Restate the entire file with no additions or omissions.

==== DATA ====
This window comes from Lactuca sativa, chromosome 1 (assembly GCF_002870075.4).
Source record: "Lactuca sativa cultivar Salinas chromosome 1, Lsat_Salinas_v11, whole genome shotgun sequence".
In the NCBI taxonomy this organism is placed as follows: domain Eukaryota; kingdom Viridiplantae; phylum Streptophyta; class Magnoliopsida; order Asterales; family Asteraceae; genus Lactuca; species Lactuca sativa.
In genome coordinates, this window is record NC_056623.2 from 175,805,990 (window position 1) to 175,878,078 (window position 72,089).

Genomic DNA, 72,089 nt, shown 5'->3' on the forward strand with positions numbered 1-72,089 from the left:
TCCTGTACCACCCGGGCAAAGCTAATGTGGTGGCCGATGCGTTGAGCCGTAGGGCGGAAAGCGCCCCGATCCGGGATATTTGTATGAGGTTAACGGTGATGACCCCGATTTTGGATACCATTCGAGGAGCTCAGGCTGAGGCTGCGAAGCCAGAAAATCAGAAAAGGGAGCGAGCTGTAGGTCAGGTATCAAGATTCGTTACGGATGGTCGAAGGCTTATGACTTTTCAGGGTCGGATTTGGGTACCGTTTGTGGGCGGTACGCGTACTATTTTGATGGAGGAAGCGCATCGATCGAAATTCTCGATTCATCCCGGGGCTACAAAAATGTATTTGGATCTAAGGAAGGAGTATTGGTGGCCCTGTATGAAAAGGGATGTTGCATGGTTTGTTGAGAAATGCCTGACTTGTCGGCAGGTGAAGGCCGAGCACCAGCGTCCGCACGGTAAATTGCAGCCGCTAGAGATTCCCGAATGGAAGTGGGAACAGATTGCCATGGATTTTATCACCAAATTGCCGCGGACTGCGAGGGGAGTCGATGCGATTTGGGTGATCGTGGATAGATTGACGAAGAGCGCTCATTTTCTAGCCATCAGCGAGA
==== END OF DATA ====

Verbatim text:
This window comes from Lactuca sativa, chromosome 1 (assembly GCF_002870075.4).
Source record: "Lactuca sativa cultivar Salinas chromosome 1, Lsat_Salinas_v11, whole genome shotgun sequence".
In the NCBI taxonomy this organism is placed as follows: domain Eukaryota; kingdom Viridiplantae; phylum Streptophyta; class Magnoliopsida; order Asterales; family Asteraceae; genus Lactuca; species Lactuca sativa.
In genome coordinates, this window is record NC_056623.2 from 175,805,990 (window position 1) to 175,878,078 (window position 72,089).

Genomic DNA, 72,089 nt, shown 5'->3' on the forward strand with positions numbered 1-72,089 from the left:
TCCTGTACCACCCGGGCAAAGCTAATGTGGTGGCCGATGCGTTGAGCCGTAGGGCGGAAAGCGCCCCGATCCGGGATATTTGTATGAGGTTAACGGTGATGACCCCGATTTTGGATACCATTCGAGGAGCTCAGGCTGAGGCTGCGAAGCCAGAAAATCAGAAAAGGGAGCGAGCTGTAGGTCAGGTATCAAGATTCGTTACGGATGGTCGAAGGCTTATGACTTTTCAGGGTCGGATTTGGGTACCGTTTGTGGGCGGTACGCGTACTATTTTGATGGAGGAAGCGCATCGATCGAAATTCTCGATTCATCCCGGGGCTACAAAAATGTATTTGGATCTAAGGAAGGAGTATTGGTGGCCCTGTATGAAAAGGGATGTTGCATGGTTTGTTGAGAAATGCCTGACTTGTCGGCAGGTGAAGGCCGAGCACCAGCGTCCGCACGGTAAATTGCAGCCGCTAGAGATTCCCGAATGGAAGTGGGAACAGATTGCCATGGATTTTATCACCAAATTGCCGCGGACTGCGAGGGGAGTCGATGCGATTTGGGTGATCGTGGATAGATTGACGAAGAGCGCTCATTTTCTAGCCATCAGCGAGA